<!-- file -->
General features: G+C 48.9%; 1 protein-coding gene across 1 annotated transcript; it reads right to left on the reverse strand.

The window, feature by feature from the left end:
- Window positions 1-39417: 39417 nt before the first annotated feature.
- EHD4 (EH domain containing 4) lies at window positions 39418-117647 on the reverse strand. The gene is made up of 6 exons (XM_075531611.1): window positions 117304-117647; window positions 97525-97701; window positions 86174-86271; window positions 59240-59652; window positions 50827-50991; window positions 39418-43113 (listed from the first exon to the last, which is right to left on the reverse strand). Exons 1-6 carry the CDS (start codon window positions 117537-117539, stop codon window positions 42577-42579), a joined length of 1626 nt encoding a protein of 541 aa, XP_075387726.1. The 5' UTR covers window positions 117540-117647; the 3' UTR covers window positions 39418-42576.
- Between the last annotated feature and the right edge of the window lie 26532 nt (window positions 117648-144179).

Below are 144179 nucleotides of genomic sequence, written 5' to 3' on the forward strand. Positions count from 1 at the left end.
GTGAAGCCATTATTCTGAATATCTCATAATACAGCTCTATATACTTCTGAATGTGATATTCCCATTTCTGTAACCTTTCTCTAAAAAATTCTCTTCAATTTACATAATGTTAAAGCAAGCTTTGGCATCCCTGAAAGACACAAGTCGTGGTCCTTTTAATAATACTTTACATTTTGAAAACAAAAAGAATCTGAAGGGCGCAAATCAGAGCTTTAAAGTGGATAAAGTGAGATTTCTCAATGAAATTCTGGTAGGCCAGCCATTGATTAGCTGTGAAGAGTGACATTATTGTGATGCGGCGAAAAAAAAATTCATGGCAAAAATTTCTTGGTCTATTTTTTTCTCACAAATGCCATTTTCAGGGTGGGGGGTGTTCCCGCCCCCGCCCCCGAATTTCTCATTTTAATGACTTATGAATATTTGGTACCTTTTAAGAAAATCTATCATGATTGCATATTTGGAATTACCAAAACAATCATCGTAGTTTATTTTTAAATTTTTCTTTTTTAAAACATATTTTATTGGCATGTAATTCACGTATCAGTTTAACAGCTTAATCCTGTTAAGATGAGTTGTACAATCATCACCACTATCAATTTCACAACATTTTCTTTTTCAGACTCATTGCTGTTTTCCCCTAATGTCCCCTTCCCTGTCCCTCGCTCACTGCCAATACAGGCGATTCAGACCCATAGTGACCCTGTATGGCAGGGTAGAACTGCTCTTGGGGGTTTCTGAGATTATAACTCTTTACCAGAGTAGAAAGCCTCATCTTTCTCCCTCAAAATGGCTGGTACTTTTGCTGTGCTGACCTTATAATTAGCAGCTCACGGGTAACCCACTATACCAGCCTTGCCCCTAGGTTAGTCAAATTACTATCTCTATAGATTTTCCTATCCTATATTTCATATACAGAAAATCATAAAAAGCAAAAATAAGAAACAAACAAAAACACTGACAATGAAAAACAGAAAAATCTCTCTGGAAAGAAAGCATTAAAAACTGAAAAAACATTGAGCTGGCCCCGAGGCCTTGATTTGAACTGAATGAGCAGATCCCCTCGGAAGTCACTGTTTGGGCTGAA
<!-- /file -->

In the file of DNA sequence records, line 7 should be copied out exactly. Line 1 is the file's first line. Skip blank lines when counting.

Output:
GTGAAGCCATTATTCTGAATATCTCATAATACAGCTCTATATACTTCTGAATGTGATATTCCCATTTCTGTAACCTTTCTCTAAAAAATTCTCTTCAATTTACATAATGTTAAAGCAAGCTTTGGCATCCCTGAAAGACACAAGTCGTGGTCCTTTTAATAATACTTTACATTTTGAAAACAAAAAGAATCTGAAGGGCGCAAATCAGAGCTTTAAAGTGGATAAAGTGAGATTTCTCAATGAAATTCTGGTAGGCCAGCCATTGATTAGCTGTGAAGAGTGACATTATTGTGATGCGGCGAAAAAAAAATTCATGGCAAAAATTTCTTGGTCTATTTTTTTCTCACAAATGCCATTTTCAGGGTGGGGGGTGTTCCCGCCCCCGCCCCCGAATTTCTCATTTTAATGACTTATGAATATTTGGTACCTTTTAAGAAAATCTATCATGATTGCATATTTGGAATTACCAAAACAATCATCGTAGTTTATTTTTAAATTTTTCTTTTTTAAAACATATTTTATTGGCATGTAATTCACGTATCAGTTTAACAGCTTAATCCTGTTAAGATGAGTTGTACAATCATCACCACTATCAATTTCACAACATTTTCTTTTTCAGACTCATTGCTGTTTTCCCCTAATGTCCCCTTCCCTGTCCCTCGCTCACTGCCAATACAGGCGATTCAGACCCATAGTGACCCTGTATGGCAGGGTAGAACTGCTCTTGGGGGTTTCTGAGATTATAACTCTTTACCAGAGTAGAAAGCCTCATCTTTCTCCCTCAAAATGGCTGGTACTTTTGCTGTGCTGACCTTATAATTAGCAGCTCACGGGTAACCCACTATACCAGCCTTGCCCCTAGGTTAGTCAAATTACTATCTCTATAGATTTTCCTATCCTATATTTCATATACAGAAAATCATAAAAAGCAAAAATAAGAAACAAACAAAAACACTGACAATGAAAAACAGAAAAATCTCTCTGGAAAGAAAGCATTAAAAACTGAAAAAACATTGAGCTGGCCCCGAGGCCTTGATTTGAACTGAATGAGCAGATCCCCTCGGAAGTCACTGTTTGGGCTGAA